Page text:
9. Income inequality. Rep. James Lankford, the Republican Senate nominee in Oklahoma, opened a debate by declaring, “We have income inequality. We have a lot of issues that we have to deal with as a nation. It is essential to us that we actually take those things seriously and … work together to find real results.” Lankford predicted that conservative solutions would work best. But he accepted the liberal definition of the problem.
10. Labor vs. capital. Monica Wehby, running for the Senate in Oregon, complained that “Wall Street has never had it so good” while “our middle-class family incomes have dropped by $3,000 a year.” Rep. Bill Cassidy, running for the Senate in Louisiana, protested that “income inequality has increased” because while stockholders have made money, “the lowest fifth of income earners have seen their salaries suffer.” Rep. Tom Cotton, running for the Senate in Arkansas, concurred:
If you make a living off of assets or investments, like stocks or bonds—the top 5 percent of all income earners—you’re doing OK. Your income is up. But if you make a living by working, if your labor is your means of putting food on your table … your incomes are down.
You’d expect to hear that kind of talk from Democrats, or maybe socialists. But Wehby, Cassidy, and Cotton are Republicans.
11. Minimum wage. Many Republicans dragged their heels on this issue, but others endorsed increases in the mandated wage. The list includes Snyder, Asa Hutchinson in Arkansas, Bruce Rauner in Illinois, Shelley Moore Capito in West Virginia, and Charlie Baker in Massachusetts.
12. Earned income tax credit. Several Republicans, such as Baker, Gardner, and Sen. Mitch McConnell of Kentucky, advocated this subsidy for low-wage workers. McConnell called it a “better way to target the low-income people” who need help.
13. Progressive taxation. The rich pay more taxes, so they benefit most from the GOP’s anti-tax posture. But in this election, Republicans zeroed in on taxes that affect ordinary people. Thom Tillis, the GOP’s nominee for Senate in North Carolina, complained constantly about his opponent imposing a sales tax that “harmed the poor and working families more than anyone else.” Tom Corbett, the governor of Pennsylvania, made the same point. In Massachusetts, Baker criticized Democrats for raising gas taxes, utility taxes, and everyday registration fees, all of which hit the middle class. In Illinois, Rauner said sales taxes should target “services that are more business-oriented rather than on low-income working families.” In Arkansas, Hutchinson aimed his tax relief package at people making $75,000 or less. Some Republicans and libertarians, including right-wing Gov. Sam Brownback of Kansas, called for abolishing income taxes on low earners.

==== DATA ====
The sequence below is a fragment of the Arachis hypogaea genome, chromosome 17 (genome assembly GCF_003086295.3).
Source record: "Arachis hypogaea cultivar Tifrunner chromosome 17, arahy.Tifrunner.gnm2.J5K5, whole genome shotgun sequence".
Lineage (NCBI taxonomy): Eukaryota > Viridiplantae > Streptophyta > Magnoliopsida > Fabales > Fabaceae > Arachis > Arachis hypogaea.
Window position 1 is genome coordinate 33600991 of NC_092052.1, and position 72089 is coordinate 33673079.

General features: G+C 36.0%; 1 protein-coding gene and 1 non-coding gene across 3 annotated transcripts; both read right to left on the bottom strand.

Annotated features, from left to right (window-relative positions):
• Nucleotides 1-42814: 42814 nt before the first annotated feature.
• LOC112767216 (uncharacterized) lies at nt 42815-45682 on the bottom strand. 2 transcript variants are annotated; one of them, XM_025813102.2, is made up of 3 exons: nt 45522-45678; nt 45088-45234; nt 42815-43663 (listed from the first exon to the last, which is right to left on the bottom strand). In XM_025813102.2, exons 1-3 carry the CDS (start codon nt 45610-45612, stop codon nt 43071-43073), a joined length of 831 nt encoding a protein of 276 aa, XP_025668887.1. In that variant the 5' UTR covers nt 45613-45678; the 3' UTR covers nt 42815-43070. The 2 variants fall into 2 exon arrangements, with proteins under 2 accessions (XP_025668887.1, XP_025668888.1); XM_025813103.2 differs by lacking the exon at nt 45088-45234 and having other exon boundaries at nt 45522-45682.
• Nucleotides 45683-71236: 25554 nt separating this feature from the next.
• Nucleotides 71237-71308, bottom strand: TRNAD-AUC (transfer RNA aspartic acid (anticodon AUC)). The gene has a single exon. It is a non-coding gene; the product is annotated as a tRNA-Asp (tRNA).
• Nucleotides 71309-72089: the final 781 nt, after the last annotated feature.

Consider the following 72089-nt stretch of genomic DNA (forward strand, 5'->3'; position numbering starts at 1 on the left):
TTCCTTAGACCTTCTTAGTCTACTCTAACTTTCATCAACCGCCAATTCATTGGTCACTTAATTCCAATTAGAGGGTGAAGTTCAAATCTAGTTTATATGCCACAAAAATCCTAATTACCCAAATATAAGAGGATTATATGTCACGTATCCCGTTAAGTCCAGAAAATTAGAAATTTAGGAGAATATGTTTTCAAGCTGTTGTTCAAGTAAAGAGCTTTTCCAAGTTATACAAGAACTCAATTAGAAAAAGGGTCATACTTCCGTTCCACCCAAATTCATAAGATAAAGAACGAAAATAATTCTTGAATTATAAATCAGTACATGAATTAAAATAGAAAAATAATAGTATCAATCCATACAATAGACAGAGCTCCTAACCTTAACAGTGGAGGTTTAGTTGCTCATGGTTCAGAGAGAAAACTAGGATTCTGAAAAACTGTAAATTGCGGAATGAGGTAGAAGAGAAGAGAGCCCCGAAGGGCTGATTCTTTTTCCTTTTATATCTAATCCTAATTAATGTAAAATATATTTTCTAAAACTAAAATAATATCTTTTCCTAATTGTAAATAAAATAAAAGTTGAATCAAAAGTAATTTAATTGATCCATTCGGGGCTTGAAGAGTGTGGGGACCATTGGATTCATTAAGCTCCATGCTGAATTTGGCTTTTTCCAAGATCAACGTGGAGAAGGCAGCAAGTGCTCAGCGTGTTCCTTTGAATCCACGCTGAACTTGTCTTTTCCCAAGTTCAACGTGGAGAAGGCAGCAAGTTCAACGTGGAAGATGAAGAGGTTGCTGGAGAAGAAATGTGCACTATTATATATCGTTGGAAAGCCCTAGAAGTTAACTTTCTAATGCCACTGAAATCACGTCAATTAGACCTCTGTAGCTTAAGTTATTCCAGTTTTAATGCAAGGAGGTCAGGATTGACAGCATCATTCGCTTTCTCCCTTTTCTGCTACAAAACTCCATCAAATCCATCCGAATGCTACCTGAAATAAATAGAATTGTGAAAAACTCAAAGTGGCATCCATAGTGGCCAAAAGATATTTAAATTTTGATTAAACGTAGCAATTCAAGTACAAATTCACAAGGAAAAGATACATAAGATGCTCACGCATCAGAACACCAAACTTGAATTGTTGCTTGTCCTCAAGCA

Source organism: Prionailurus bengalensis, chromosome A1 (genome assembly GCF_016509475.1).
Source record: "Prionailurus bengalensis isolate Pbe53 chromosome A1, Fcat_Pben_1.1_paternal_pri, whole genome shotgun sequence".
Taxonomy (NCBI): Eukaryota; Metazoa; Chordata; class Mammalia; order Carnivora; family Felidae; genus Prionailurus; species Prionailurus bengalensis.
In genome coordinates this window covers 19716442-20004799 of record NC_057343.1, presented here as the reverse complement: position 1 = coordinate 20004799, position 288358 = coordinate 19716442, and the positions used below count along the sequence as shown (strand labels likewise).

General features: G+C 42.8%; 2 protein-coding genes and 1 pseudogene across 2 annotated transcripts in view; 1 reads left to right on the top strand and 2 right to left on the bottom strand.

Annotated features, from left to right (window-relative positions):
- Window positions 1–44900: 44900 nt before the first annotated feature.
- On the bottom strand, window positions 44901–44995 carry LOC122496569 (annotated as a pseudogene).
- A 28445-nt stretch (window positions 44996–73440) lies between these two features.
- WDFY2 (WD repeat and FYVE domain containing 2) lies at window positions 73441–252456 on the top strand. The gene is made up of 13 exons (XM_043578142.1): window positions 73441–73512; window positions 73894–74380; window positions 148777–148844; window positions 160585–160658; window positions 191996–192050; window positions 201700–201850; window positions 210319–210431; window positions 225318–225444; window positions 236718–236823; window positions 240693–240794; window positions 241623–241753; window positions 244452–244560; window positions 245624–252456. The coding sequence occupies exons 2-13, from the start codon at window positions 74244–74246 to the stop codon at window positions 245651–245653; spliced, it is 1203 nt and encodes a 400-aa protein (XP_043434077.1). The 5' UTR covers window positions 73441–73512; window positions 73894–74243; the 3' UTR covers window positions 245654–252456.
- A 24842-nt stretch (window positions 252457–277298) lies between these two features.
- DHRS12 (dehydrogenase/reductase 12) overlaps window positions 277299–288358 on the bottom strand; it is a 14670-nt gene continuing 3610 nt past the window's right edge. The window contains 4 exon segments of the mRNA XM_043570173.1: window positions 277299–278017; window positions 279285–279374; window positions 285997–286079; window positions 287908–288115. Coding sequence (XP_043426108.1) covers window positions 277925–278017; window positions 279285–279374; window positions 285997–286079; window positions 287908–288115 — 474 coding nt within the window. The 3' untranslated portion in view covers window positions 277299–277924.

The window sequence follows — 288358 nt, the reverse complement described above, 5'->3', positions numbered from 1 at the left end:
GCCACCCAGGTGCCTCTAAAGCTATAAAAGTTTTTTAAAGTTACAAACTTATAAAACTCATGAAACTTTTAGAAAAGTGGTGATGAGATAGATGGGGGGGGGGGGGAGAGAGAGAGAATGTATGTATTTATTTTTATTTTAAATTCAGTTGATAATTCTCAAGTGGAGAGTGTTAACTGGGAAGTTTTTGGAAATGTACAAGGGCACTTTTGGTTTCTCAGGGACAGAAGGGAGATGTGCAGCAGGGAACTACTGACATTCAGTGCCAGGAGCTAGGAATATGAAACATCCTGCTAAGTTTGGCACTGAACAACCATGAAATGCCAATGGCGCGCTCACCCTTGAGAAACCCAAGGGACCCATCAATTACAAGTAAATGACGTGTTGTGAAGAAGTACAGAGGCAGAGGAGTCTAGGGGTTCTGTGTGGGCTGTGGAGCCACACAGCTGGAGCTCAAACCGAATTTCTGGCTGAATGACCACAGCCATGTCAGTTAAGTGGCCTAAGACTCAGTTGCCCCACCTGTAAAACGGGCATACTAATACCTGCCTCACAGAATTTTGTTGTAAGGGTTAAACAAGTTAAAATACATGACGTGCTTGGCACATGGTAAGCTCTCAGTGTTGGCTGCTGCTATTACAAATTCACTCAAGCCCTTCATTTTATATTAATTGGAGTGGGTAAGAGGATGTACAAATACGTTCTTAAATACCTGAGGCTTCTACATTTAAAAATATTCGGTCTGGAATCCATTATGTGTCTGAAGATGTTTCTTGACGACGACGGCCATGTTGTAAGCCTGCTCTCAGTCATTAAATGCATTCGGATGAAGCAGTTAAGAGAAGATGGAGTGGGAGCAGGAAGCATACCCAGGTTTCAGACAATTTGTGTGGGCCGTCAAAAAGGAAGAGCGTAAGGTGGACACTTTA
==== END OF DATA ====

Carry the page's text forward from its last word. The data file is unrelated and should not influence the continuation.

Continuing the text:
Republicans picked up other liberal themes, too. They harped on the injustice of cutting Medicare, the importance of educational opportunity as “the great equalizer,” and the folly of gambling pension money in the stock market. They endorsed health care as a fundamental right, ridiculed the description of wealthy people as “middle-class,” and championed midnight basketball.
No, Republicans haven’t become liberals. They still hate taxes and blame everything bad on President Obama, Obamacare, and big government. But their focus on wage stagnation and class stratification reflects the economy and the political climate. And when you use egalitarian benchmarks to indict the opposition, those benchmarks endure. In the next election, Republicans, too, will be measured by median income, black unemployment, and what they pay women. They’ll have to account for the poverty rate, the tax burden on low-income people, and the widening gap between investors and laborers. It’s these underlying benchmarks, not the partisan composition of Congress, that signal the fundamental direction in which the country is heading.